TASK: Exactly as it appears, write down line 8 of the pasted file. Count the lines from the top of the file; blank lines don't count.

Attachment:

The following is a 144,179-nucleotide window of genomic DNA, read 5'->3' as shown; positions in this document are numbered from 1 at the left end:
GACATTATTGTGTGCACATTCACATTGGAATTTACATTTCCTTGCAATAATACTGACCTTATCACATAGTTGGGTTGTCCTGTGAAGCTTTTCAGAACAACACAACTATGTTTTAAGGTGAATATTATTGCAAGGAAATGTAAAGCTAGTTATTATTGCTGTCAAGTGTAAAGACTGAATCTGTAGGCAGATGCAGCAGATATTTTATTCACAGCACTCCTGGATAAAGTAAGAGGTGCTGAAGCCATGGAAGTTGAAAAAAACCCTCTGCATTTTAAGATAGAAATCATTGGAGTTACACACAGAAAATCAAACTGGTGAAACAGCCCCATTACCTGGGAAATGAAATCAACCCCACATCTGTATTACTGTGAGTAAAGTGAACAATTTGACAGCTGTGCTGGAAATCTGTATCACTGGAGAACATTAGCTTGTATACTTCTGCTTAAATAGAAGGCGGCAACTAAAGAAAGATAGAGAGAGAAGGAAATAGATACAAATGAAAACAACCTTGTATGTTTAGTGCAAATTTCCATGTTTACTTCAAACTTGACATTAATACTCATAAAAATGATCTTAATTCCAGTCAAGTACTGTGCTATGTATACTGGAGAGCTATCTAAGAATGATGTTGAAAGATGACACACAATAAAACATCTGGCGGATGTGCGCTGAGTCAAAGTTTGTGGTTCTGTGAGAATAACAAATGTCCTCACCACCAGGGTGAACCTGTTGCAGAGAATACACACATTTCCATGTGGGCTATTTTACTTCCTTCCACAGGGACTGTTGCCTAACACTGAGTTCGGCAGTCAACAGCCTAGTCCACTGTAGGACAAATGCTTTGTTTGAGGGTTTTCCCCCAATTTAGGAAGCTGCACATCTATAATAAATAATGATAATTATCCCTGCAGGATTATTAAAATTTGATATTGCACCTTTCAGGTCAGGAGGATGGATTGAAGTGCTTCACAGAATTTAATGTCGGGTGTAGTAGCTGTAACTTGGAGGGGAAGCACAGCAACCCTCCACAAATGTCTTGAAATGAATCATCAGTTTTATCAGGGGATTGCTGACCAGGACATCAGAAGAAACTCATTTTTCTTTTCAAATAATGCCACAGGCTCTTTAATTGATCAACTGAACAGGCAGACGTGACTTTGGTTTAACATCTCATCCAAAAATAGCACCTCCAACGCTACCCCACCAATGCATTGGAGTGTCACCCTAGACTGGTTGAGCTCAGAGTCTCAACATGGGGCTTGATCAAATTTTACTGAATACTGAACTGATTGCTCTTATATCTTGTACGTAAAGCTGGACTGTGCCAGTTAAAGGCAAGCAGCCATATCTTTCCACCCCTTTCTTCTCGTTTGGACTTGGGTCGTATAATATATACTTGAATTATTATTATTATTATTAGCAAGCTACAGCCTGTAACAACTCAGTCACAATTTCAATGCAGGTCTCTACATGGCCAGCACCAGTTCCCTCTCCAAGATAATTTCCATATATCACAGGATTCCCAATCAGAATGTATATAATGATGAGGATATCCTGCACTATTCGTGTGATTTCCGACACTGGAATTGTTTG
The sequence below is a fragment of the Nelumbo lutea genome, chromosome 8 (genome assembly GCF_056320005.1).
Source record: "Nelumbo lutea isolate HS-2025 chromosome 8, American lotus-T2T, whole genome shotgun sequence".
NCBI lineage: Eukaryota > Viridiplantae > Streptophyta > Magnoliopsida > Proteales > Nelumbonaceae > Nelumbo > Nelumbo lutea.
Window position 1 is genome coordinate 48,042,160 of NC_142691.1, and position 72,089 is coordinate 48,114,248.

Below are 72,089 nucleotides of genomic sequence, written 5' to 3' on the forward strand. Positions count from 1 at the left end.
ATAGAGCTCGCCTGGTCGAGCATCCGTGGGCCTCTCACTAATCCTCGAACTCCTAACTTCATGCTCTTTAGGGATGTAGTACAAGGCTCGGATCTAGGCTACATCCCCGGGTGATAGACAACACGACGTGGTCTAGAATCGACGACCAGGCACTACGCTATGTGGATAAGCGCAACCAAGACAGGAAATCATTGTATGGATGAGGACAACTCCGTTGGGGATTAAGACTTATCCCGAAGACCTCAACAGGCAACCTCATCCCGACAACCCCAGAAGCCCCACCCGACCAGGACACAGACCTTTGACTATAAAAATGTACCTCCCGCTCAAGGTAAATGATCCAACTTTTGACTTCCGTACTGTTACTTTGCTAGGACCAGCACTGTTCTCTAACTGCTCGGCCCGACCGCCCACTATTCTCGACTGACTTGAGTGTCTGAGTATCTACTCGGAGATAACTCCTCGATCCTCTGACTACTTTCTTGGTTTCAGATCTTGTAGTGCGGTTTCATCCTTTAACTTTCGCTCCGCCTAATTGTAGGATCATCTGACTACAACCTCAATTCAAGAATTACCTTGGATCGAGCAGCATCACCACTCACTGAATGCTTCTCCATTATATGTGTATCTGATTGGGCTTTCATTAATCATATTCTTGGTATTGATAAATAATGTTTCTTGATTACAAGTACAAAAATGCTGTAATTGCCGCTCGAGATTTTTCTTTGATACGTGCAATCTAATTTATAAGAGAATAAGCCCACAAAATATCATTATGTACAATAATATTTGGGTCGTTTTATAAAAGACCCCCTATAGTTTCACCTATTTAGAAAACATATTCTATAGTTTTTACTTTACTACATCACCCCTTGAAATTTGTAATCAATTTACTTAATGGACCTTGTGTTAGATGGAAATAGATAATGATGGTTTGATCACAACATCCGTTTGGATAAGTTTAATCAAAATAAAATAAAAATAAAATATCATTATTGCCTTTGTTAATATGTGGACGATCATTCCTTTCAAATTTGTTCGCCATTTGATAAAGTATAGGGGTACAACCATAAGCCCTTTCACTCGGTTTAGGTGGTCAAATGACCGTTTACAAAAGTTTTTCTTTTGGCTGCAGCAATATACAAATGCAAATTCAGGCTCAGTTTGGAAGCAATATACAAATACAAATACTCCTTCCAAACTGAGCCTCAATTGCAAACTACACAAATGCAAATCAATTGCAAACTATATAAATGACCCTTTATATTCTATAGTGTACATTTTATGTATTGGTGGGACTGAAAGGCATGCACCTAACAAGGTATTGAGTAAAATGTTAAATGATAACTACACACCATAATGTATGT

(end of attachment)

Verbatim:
ATAGAGCTCGCCTGGTCGAGCATCCGTGGGCCTCTCACTAATCCTCGAACTCCTAACTTCATGCTCTTTAGGGATGTAGTACAAGGCTCGGATCTAGGCTACATCCCCGGGTGATAGACAACACGACGTGGTCTAGAATCGACGACCAGGCACTACGCTATGTGGATAAGCGCAACCAAGACAGGAAATCATTGTATGGATGAGGACAACTCCGTTGGGGATTAAGACTTATCCCGAAGACCTCAACAGGCAACCTCATCCCGACAACCCCAGAAGCCCCACCCGACCAGGACACAGACCTTTGACTATAAAAATGTACCTCCCGCTCAAGGTAAATGATCCAACTTTTGACTTCCGTACTGTTACTTTGCTAGGACCAGCACTGTTCTCTAACTGCTCGGCCCGACCGCCCACTATTCTCGACTGACTTGAGTGTCTGAGTATCTACTCGGAGATAACTCCTCGATCCTCTGACTACTTTCTTGGTTTCAGATCTTGTAGTGCGGTTTCATCCTTTAACTTTCGCTCCGCCTAATTGTAGGATCATCTGACTACAACCTCAATTCAAGAATTACCTTGGATCGAGCAGCATCACCACTCACTGAATGCTTCTCCATTATATGTGTATCTGATTGGGCTTTCATTAATCATATTCTTGGTATTGATAAATAATGTTTCTTGATTACAAGTACAAAAATGCTGTAATTGCCGCTCGAGATTTTTCTTTGATACGTGCAATCTAATTTATAAGAGAATAAGCCCACAAAATATCATTATGTACAATAATATTTGGGTCGTTTTATAAAAGACCCCCTATAGTTTCACCTATTTAGAAAACATATTCTATAGTTTTTACTTTACTACATCACCCCTTGAAATTTGTAATCAATTTACTTAATGGACCTTGTGTTAGATGGAAATAGATAATGATGGTTTGATCACAACATCCGTTTGGATAAGTTTAATCAAAATAAAATAAAAATAAAATATCATTATTGCCTTTGTTAATATGTGGACGATCATTCCTTTCAAATTTGTTCGCCATTTGATAAAGTATAGGGGTACAACCATAAGCCCTTTCACTCGGTTTAGGTGGTCAAATGACCGTTTACAAAAGTTTTTCTTTTGGCTGCAGCAATATACAAATGCAAATTCAGGCTCAGTTTGGAAGCAATATACAAATACAAATACTCCTTCCAAACTGAGCCTCAATTGCAAACTACACAAATGCAAATCAATTGCAAACTATATAAATGACCCTTTATATTCTATAGTGTACATTTTATGTATTGGTGGGACTGAAAGGCATGCACCTAACAAGGTATTGAGTAAAATGTTAAATGATAACTACACACCATAATGTATGT